The Other End of the Line by Andrea Camilleri: A wave of refugees has arrived on the Sicilian coast, and Inspector Montalbano and his team have been stationed at port, alongside countless volunteers, to receive and assist the newcomers. Meanwhile, Livia has promised their presence at a friend’s wedding, and the inspector, agreeing to get a new suit tailored, meets the charming master seamstress Elena Biasini. But while on duty at the dock one late night, tragedy strikes, and a woman is found gruesomely murdered. Between managing the growing crowds at the landing, Montalbano delves into the world of garments, in the company of an orphaned cat, where he works to weave together the loose threads of the unsolved crimes and close the case.

The Edge of America by Jon Sealy: Bobby West is on the edge. As chief financial officer for a Miami holding company and a CIA front, he has overleveraged his business in the go-go 1980s financial culture. He turns to a deal-with-the-devil money laundering operation with a local gangster, Alexander French--a deal which quickly goes south when $3 million goes missing. Now Mr. French, a group of Cuban exiles, and an Israeli smuggler named Adriana Chekhov are all after Bobby West to pay up. With echoes of Iran-Contra and the Orwellian surveillance state, The Edge of America is a stunning thriller about greed, power, and the limits of the American dream.

Birthright (Poems) by Erika Dreifus: The poems in Birthright embody multiple legacies: genetic, historical, religious, and literary. Through the lens of one person’s experience of inheritance, the poems suggest ways in which all of us may be influenced by how we perceive and process our lives and times. Here, a poet claims what is hers as a child of her particular parents; as a grandchild of refugees from Nazi Germany; as a Jew, a woman, a Gen Xer, and a New Yorker; as a reader of the Bible and Shakespeare and Flaubert and Lucille Clifton. This poet’s birthright is as unique as her DNA. But it resonates far beyond herself.

Virginia Woolf by Gillian Gill: How did Adeline Virginia Stephen become the great writer Virginia Woolf? Acclaimed biographer Gillian Gill tells the stories of the women whose legacies—of strength, style, and creativity—shaped Woolf’s path to the radical writing that inspires so many today. Gill casts back to Woolf’s French-Anglo-Indian maternal great-grandmother Thérèse de L’Etang, an outsider to English culture whose beauty passed powerfully down the female line; and to Woolf’s aunt Anne Thackeray Ritchie, who gave Woolf her first vision of a successful female writer. Yet it was the women in her own family circle who had the most complex and lasting effect on Woolf. Her mother, Julia, and sisters Stella, Laura, and Vanessa were all, like Woolf herself, but in markedly different ways, warped by the male-dominated household they lived in. Finally, Gill shifts the lens onto the famous Bloomsbury group. This, Gill convinces, is where Woolf called upon the legacy of the women who shaped her to transform a group of men--united in their love for one another and their disregard for women--into a society in which Woolf ultimately found her freedom and her voice.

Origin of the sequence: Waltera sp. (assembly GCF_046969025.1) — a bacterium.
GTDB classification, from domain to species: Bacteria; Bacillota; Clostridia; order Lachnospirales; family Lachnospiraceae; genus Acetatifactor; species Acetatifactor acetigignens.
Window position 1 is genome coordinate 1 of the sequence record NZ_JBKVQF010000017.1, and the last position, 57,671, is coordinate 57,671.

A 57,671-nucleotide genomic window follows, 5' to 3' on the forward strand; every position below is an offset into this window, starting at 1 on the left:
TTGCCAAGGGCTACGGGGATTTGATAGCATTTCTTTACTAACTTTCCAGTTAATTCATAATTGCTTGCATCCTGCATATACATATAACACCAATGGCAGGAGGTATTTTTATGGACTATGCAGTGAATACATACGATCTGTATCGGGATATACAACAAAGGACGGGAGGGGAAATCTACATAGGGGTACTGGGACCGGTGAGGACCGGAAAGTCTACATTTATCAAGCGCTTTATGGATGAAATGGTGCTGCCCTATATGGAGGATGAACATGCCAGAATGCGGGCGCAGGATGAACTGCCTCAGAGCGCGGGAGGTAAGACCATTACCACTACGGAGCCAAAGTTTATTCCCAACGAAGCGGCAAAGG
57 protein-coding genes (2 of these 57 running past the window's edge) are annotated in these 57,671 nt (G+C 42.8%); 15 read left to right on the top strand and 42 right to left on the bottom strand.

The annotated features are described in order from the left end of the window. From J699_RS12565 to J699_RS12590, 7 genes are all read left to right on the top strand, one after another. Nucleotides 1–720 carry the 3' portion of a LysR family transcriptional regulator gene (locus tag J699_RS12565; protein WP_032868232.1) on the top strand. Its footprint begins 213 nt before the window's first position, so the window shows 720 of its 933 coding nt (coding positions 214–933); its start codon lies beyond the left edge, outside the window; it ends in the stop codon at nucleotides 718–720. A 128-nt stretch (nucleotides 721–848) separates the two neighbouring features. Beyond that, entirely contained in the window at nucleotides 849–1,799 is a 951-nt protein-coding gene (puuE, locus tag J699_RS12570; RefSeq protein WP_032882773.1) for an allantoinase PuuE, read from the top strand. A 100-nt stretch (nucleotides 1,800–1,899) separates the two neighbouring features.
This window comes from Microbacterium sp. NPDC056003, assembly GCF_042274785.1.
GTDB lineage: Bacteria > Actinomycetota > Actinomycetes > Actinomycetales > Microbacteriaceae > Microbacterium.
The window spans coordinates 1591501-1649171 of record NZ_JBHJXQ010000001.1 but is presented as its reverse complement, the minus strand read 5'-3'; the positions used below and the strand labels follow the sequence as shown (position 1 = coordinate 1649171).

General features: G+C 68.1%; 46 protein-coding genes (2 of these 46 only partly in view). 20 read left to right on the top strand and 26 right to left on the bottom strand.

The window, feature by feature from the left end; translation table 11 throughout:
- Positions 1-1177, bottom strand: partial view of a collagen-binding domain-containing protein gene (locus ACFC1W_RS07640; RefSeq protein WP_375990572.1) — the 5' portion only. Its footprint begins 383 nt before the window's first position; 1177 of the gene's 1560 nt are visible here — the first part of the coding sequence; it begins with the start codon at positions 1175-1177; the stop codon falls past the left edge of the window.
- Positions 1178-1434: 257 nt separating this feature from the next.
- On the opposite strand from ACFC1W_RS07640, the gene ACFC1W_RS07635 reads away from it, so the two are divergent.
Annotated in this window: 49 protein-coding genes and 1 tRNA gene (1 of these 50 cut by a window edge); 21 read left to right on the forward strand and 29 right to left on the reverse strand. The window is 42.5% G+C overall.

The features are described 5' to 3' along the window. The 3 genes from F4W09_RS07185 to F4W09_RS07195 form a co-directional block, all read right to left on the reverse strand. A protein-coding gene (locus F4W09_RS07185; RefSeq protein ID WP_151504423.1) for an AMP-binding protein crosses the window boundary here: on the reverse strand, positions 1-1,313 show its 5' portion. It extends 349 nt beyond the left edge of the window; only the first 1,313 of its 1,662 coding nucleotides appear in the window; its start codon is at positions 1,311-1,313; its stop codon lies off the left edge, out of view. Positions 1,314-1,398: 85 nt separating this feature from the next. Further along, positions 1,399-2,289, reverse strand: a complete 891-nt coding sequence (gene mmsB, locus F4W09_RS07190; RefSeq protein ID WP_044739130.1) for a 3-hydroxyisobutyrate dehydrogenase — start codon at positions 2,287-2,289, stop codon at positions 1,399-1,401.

Mighty Justice: My Life in Civil Rights by Dorothy Johnson Roundtree and Katie McCabe: In Mighty Justice, trailblazing African American civil rights attorney Dovey Johnson Roundtree recounts her inspiring life story that speaks movingly and urgently to our racially troubled times. From the streets of Charlotte, North Carolina, to the segregated courtrooms of the nation’s capital; from the male stronghold of the army where she broke gender and color barriers to the pulpits of churches where women had waited for years for the right to minister—in all these places, Roundtree sought justice. At a time when African American attorneys had to leave the courthouses to use the bathroom, Roundtree took on Washington’s white legal establishment and prevailed, winning a 1955 landmark bus desegregation case that would help to dismantle the practice of “separate but equal” and shatter Jim Crow laws. Later, she led the vanguard of women ordained to the ministry in the AME Church in 1961, merging her law practice with her ministry to fight for families and children being destroyed by urban violence. Dovey Roundtree passed away in 2018 at the age of 104. Though her achievements were significant and influential, she remains largely unknown to the American public. Mighty Justice corrects the historical record.